As late as I was already, I didn’t have enough time to start explaining the mind-body connection to this pain stricken porter, who was probably already a bit confused by my eagerness to help, the inquisitive personal questions, and what already amounted to a fifteen minute, impromptu “meeting” like the ones I usually have with clients. So, I wrote down the name “Dr. John Sarno” on a piece of paper, told him to “Google it,” wished him well, and went on my way. Sure enough, when I saw him the following Monday, he informed me that he had indeed went to the emergency room on Sunday. “What did they say?” I asked, out of genuine curiosity. “They gave me some pain killers. The doctor said it may be stress.” This wasn’t an “I told you so” moment. Rather, I was truly surprised that the emergency room doctor mentioned stress as the primary cause of his lower back pain. Very often, doctors, not unlike some dentists who are seen for symptoms related to TMJ/TMD, will just prescribe pain killers, muscle relaxers, heat therapy, etc. Why? Because quite simply, they don’t have the time to start explaining the mind-body connection, don’t want to risk getting into an argument with a patient who is too proud, or ignorant, to acknowledge that they may have subconscious “issues” in their lives (that are a source of stress/anxiety), and they definitely don’t have time to start delving into the personal lives of their patients, to uncover the subconscious sources of stress and anxiety (the way I started to with my building’s porter). And really, who can blame them. But in this case, the emergency room doctor did the right thing. I don’t know the extent to which he and the porter actually discussed the porter’s harmful stress that was causing his lower back pain, but I am happy to report that after a few days on pain killers, and a phone call or two to his family back in Venezuela, less than a week or so after the initial lower back pains started, my building’s porter was once again, free of lower back pain. The experience cost him $250 for an emergency room co-pay, and he did waste half of his day-off in a hospital, but in return, he received peace of mind. Literally! Having the stress theory confirmed by an actual doctor, rather than just some tenant on his way to brunch, solidified the possibility of stress as a real cause of his lower back pain. Once he accepted and believed in the stress theory, he probably ran through all the possible sources of stress in his life that were conscious/known to him, at that point in time. Including the ones I had mentioned that initial Saturday afternoon. Only after the acceptance and a bit of thought about his source of stress, was he able to free himself of the pain. Not long after he recovered, he told me in passing, “you know, I think I was worried about what was going on in my country.” To which I replied, “just glad you’re feeling better!”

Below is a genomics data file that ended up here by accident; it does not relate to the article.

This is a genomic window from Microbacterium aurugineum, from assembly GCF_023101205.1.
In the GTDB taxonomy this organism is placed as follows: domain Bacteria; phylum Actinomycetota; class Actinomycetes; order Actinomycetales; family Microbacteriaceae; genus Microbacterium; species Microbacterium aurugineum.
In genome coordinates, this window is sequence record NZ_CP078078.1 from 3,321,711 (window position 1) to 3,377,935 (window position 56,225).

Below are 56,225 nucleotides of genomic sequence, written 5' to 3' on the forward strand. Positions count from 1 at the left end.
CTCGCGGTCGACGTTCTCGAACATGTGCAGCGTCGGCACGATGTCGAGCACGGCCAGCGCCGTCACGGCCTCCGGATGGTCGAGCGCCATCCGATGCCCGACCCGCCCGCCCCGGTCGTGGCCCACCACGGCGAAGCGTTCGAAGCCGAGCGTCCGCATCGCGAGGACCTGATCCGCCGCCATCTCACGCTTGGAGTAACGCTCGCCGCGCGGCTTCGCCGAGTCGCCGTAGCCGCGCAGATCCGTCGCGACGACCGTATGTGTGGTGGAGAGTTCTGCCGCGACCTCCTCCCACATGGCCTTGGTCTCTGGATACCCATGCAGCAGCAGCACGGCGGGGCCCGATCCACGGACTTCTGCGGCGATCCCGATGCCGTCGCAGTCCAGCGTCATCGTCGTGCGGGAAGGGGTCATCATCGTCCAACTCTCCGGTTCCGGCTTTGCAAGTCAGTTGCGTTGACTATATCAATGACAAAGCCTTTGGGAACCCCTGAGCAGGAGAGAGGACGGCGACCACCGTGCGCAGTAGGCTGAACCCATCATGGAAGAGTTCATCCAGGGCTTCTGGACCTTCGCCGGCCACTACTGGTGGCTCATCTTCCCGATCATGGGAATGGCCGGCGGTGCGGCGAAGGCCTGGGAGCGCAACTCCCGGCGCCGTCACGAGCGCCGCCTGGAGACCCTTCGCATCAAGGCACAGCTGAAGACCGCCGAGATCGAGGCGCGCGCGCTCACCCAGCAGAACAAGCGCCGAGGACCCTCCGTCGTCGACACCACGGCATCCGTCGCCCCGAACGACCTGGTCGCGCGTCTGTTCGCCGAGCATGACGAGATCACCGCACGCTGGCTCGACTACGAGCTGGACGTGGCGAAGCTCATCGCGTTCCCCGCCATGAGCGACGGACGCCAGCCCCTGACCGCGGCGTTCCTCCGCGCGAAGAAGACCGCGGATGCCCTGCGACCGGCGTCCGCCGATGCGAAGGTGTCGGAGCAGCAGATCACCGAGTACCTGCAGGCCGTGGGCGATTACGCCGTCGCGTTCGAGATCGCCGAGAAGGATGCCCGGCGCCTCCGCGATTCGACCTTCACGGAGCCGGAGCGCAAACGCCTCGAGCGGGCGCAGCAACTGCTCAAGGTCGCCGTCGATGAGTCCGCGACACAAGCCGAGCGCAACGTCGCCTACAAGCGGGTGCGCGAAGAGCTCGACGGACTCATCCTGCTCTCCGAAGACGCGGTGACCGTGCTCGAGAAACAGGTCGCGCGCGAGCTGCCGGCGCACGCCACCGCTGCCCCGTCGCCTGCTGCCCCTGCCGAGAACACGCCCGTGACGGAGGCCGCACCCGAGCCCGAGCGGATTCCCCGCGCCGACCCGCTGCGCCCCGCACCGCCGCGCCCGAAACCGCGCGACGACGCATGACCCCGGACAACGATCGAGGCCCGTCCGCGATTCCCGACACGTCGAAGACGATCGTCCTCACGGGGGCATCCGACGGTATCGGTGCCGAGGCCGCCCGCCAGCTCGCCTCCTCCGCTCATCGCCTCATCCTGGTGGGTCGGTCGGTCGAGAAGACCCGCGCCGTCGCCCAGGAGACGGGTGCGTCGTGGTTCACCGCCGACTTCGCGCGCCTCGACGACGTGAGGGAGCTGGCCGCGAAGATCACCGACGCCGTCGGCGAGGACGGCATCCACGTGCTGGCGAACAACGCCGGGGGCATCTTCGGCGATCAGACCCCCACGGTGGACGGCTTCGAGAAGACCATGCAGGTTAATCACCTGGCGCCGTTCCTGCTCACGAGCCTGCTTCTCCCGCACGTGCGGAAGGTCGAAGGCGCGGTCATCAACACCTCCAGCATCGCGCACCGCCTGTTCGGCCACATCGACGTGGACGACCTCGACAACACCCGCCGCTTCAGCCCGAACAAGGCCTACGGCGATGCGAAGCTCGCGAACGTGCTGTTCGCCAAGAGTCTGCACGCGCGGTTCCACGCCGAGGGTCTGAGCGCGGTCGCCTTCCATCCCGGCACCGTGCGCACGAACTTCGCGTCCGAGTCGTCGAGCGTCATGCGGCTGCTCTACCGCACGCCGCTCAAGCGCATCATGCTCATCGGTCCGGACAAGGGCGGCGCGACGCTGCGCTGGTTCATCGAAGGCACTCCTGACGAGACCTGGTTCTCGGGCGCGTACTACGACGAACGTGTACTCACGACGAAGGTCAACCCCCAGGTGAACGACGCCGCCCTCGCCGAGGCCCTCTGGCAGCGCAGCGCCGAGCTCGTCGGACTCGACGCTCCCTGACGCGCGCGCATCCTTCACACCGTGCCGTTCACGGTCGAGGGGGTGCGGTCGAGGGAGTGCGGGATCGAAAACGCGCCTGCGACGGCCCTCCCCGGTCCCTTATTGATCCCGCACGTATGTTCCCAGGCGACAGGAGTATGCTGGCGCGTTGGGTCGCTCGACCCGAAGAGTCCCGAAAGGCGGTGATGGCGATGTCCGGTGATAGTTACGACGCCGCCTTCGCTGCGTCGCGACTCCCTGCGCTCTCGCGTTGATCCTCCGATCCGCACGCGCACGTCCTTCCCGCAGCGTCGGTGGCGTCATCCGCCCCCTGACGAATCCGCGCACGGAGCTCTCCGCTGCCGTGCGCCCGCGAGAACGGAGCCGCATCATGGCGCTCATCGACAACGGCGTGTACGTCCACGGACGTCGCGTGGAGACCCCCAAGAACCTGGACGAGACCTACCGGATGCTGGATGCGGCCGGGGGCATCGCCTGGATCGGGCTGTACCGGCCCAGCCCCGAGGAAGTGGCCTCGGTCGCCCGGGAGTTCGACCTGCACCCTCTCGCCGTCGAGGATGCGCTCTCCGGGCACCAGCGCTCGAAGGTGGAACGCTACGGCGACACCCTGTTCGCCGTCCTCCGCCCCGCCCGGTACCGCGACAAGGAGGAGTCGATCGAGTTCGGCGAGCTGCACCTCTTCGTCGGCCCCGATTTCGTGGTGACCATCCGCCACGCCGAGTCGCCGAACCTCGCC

If you, or someone you know, are suffering from lower back pain, chronic or otherwise, consider the mind-body connection, as a possible source, or cause, of the pain. We all know there are a hundred and one ways to injure your back from a physical perspective. Doing anything from lifting heavy objects, to playing sports, or even sleeping in a bad position can cause back pain. But very few people know about, or understand, how a person’s conscious or subconscious mind can cause lower back pain. Dr. John Sarno (the doctor I told the porter to “Google”) was a pioneer in the field of physical medicine and rehabilitation. He was a doctor at N.Y.U. (New York University) for over 50 years, and was one of, if not thee, first doctors who began to question commonly held beliefs about back and musculo-skeletal pain syndromes. Over 40 years ago, Dr. John Sarno began to realize that some people with back pain had similar X-ray and CAT Scan findings as people who did not have back pain. He started to search for underlying causes that might better explain this discrepancy. Dr. Sarno also noticed that most 88% of his back pain patients had histories of having headaches (both migraine and tension), irritable bowel syndrome, other gastro-intestinal syndromes, bladder symptoms, and other so-called functional disorders (i.e. disorders for which medical doctors have little understanding). He eventually proved his theory that back pain could be caused by psychological processes such as anger, fear, guilt, resentment, worry, sadness, and in particular, stress and anxieties. Dr. Sarno went on to publish best-selling books including “Healing Back Pain: The Mind-Body Connection.” Thousands of people have claimed to have been cured by his books, and he has received glowing endorsements from celebrities such Anne Bancroft, Larry David, Howard Stern (who dedicated his autobiography to Dr. Sarno), and John Stossel. Dr. Sarno said most of his patients improved by simply learning and thinking about the psychosomatic connection to pain, and that others recovered by journaling regularly, and in some cases, doing psychotherapy. Dr. Sarno died at the age of 93, but thanks to his life’s work, the rest of us don’t need to spend money on hospital co-pays, or waste half of our day-off from work in the emergency room, to gain “peace of mind”. Dr. Sarno, and his pain free patients, offer the same “validation” that the emergency room doctor provided for the porter in my building. They provide the credibility, and proof, that the lower back pain you are suffering from, could be coming from stress and anxiety. Does the mind-body connection explain why so many people in the world have seemingly unexplainable back pain that just won’t go away? Possibly. Stress and anxiety are pervasive in all aspects of our lives. There are constant sources of anxiety all around us: our jobs, significant others, children, family members, sickness, bills to pay, debts over our heads, cars to fix, traffic to deal with, warring countries around the world (with and without nukes), physical and emotional injuries to recover from, and for some, even issues like global warming!